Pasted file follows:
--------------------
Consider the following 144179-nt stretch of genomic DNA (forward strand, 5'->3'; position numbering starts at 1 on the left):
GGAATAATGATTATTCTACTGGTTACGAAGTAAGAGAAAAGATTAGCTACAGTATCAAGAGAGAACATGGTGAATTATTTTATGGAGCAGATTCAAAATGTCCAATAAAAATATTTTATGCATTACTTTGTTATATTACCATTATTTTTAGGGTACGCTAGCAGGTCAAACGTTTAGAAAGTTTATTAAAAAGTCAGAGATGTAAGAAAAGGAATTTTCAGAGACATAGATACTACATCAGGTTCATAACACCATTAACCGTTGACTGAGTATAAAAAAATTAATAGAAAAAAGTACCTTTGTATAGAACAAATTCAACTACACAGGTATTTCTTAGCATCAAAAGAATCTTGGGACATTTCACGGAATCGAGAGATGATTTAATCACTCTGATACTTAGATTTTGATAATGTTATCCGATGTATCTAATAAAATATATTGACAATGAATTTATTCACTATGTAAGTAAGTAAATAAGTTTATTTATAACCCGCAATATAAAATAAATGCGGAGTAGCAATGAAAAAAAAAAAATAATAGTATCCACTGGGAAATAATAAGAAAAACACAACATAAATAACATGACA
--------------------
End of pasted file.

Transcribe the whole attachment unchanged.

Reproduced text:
Consider the following 144179-nt stretch of genomic DNA (forward strand, 5'->3'; position numbering starts at 1 on the left):
GGAATAATGATTATTCTACTGGTTACGAAGTAAGAGAAAAGATTAGCTACAGTATCAAGAGAGAACATGGTGAATTATTTTATGGAGCAGATTCAAAATGTCCAATAAAAATATTTTATGCATTACTTTGTTATATTACCATTATTTTTAGGGTACGCTAGCAGGTCAAACGTTTAGAAAGTTTATTAAAAAGTCAGAGATGTAAGAAAAGGAATTTTCAGAGACATAGATACTACATCAGGTTCATAACACCATTAACCGTTGACTGAGTATAAAAAAATTAATAGAAAAAAGTACCTTTGTATAGAACAAATTCAACTACACAGGTATTTCTTAGCATCAAAAGAATCTTGGGACATTTCACGGAATCGAGAGATGATTTAATCACTCTGATACTTAGATTTTGATAATGTTATCCGATGTATCTAATAAAATATATTGACAATGAATTTATTCACTATGTAAGTAAGTAAATAAGTTTATTTATAACCCGCAATATAAAATAAATGCGGAGTAGCAATGAAAAAAAAAAAATAATAGTATCCACTGGGAAATAATAAGAAAAACACAACATAAATAACATGACA